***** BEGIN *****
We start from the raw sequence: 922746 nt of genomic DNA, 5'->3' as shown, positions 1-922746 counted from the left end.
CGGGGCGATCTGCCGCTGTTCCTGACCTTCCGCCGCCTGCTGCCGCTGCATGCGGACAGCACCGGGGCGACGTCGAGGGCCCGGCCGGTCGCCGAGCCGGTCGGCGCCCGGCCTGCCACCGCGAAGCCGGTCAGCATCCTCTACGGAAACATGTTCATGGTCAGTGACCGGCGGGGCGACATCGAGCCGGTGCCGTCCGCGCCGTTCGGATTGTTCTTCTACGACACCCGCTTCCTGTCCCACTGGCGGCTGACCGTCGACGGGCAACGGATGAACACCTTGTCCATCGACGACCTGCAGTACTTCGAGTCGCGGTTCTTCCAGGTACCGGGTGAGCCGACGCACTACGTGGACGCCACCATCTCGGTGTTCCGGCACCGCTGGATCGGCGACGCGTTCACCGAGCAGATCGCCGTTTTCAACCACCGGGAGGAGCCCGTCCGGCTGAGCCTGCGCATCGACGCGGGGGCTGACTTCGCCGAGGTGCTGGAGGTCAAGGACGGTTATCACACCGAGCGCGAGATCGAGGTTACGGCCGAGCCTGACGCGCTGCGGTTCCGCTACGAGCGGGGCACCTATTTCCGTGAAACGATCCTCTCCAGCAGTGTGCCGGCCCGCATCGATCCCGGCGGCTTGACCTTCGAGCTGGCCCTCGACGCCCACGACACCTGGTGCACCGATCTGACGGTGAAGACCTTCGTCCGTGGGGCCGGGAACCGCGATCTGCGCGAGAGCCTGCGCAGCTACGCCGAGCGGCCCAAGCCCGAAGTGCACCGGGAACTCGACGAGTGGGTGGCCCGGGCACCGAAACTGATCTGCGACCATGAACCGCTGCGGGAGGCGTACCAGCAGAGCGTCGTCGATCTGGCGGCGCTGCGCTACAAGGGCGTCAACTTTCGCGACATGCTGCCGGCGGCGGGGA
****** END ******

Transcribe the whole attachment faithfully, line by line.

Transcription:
We start from the raw sequence: 922746 nt of genomic DNA, 5'->3' as shown, positions 1-922746 counted from the left end.
CGGGGCGATCTGCCGCTGTTCCTGACCTTCCGCCGCCTGCTGCCGCTGCATGCGGACAGCACCGGGGCGACGTCGAGGGCCCGGCCGGTCGCCGAGCCGGTCGGCGCCCGGCCTGCCACCGCGAAGCCGGTCAGCATCCTCTACGGAAACATGTTCATGGTCAGTGACCGGCGGGGCGACATCGAGCCGGTGCCGTCCGCGCCGTTCGGATTGTTCTTCTACGACACCCGCTTCCTGTCCCACTGGCGGCTGACCGTCGACGGGCAACGGATGAACACCTTGTCCATCGACGACCTGCAGTACTTCGAGTCGCGGTTCTTCCAGGTACCGGGTGAGCCGACGCACTACGTGGACGCCACCATCTCGGTGTTCCGGCACCGCTGGATCGGCGACGCGTTCACCGAGCAGATCGCCGTTTTCAACCACCGGGAGGAGCCCGTCCGGCTGAGCCTGCGCATCGACGCGGGGGCTGACTTCGCCGAGGTGCTGGAGGTCAAGGACGGTTATCACACCGAGCGCGAGATCGAGGTTACGGCCGAGCCTGACGCGCTGCGGTTCCGCTACGAGCGGGGCACCTATTTCCGTGAAACGATCCTCTCCAGCAGTGTGCCGGCCCGCATCGATCCCGGCGGCTTGACCTTCGAGCTGGCCCTCGACGCCCACGACACCTGGTGCACCGATCTGACGGTGAAGACCTTCGTCCGTGGGGCCGGGAACCGCGATCTGCGCGAGAGCCTGCGCAGCTACGCCGAGCGGCCCAAGCCCGAAGTGCACCGGGAACTCGACGAGTGGGTGGCCCGGGCACCGAAACTGATCTGCGACCATGAACCGCTGCGGGAGGCGTACCAGCAGAGCGTCGTCGATCTGGCGGCGCTGCGCTACAAGGGCGTCAACTTTCGCGACATGCTGCCGGCGGCGGGGA